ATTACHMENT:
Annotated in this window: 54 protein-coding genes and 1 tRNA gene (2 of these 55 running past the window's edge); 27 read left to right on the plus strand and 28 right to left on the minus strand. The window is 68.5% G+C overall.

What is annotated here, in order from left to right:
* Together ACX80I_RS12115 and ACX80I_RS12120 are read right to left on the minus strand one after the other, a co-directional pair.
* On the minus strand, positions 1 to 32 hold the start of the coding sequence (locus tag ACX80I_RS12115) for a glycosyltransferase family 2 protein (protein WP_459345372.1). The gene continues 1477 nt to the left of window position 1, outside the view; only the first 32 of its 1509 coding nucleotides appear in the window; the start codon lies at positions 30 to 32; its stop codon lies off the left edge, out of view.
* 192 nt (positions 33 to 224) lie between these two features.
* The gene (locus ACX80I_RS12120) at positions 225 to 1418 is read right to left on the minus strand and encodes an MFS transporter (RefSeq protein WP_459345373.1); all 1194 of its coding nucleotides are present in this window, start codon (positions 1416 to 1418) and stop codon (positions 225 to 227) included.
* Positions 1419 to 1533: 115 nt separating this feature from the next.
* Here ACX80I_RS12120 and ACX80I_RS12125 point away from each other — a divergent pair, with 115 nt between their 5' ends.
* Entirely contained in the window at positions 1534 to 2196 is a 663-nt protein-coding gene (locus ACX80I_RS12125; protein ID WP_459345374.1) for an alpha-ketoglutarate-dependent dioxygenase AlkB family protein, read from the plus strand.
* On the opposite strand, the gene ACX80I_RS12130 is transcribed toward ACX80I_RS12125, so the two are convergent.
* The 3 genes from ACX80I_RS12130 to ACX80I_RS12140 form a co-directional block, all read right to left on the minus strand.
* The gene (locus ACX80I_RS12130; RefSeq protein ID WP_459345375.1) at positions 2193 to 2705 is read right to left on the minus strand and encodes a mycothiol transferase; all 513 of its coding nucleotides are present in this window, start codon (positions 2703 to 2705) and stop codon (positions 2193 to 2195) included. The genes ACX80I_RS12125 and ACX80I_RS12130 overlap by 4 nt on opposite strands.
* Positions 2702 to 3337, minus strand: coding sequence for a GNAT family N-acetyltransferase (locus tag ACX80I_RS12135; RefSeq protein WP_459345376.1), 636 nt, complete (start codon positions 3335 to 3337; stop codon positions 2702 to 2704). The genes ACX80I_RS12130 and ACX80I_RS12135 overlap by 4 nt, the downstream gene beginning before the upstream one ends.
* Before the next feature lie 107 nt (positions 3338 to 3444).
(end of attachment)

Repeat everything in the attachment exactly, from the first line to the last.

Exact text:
Annotated in this window: 54 protein-coding genes and 1 tRNA gene (2 of these 55 running past the window's edge); 27 read left to right on the plus strand and 28 right to left on the minus strand. The window is 68.5% G+C overall.

What is annotated here, in order from left to right:
* Together ACX80I_RS12115 and ACX80I_RS12120 are read right to left on the minus strand one after the other, a co-directional pair.
* On the minus strand, positions 1 to 32 hold the start of the coding sequence (locus tag ACX80I_RS12115) for a glycosyltransferase family 2 protein (protein WP_459345372.1). The gene continues 1477 nt to the left of window position 1, outside the view; only the first 32 of its 1509 coding nucleotides appear in the window; the start codon lies at positions 30 to 32; its stop codon lies off the left edge, out of view.
* 192 nt (positions 33 to 224) lie between these two features.
* The gene (locus ACX80I_RS12120) at positions 225 to 1418 is read right to left on the minus strand and encodes an MFS transporter (RefSeq protein WP_459345373.1); all 1194 of its coding nucleotides are present in this window, start codon (positions 1416 to 1418) and stop codon (positions 225 to 227) included.
* Positions 1419 to 1533: 115 nt separating this feature from the next.
* Here ACX80I_RS12120 and ACX80I_RS12125 point away from each other — a divergent pair, with 115 nt between their 5' ends.
* Entirely contained in the window at positions 1534 to 2196 is a 663-nt protein-coding gene (locus ACX80I_RS12125; protein ID WP_459345374.1) for an alpha-ketoglutarate-dependent dioxygenase AlkB family protein, read from the plus strand.
* On the opposite strand, the gene ACX80I_RS12130 is transcribed toward ACX80I_RS12125, so the two are convergent.
* The 3 genes from ACX80I_RS12130 to ACX80I_RS12140 form a co-directional block, all read right to left on the minus strand.
* The gene (locus ACX80I_RS12130; RefSeq protein ID WP_459345375.1) at positions 2193 to 2705 is read right to left on the minus strand and encodes a mycothiol transferase; all 513 of its coding nucleotides are present in this window, start codon (positions 2703 to 2705) and stop codon (positions 2193 to 2195) included. The genes ACX80I_RS12125 and ACX80I_RS12130 overlap by 4 nt on opposite strands.
* Positions 2702 to 3337, minus strand: coding sequence for a GNAT family N-acetyltransferase (locus tag ACX80I_RS12135; RefSeq protein WP_459345376.1), 636 nt, complete (start codon positions 3335 to 3337; stop codon positions 2702 to 2704). The genes ACX80I_RS12130 and ACX80I_RS12135 overlap by 4 nt, the downstream gene beginning before the upstream one ends.
* Before the next feature lie 107 nt (positions 3338 to 3444).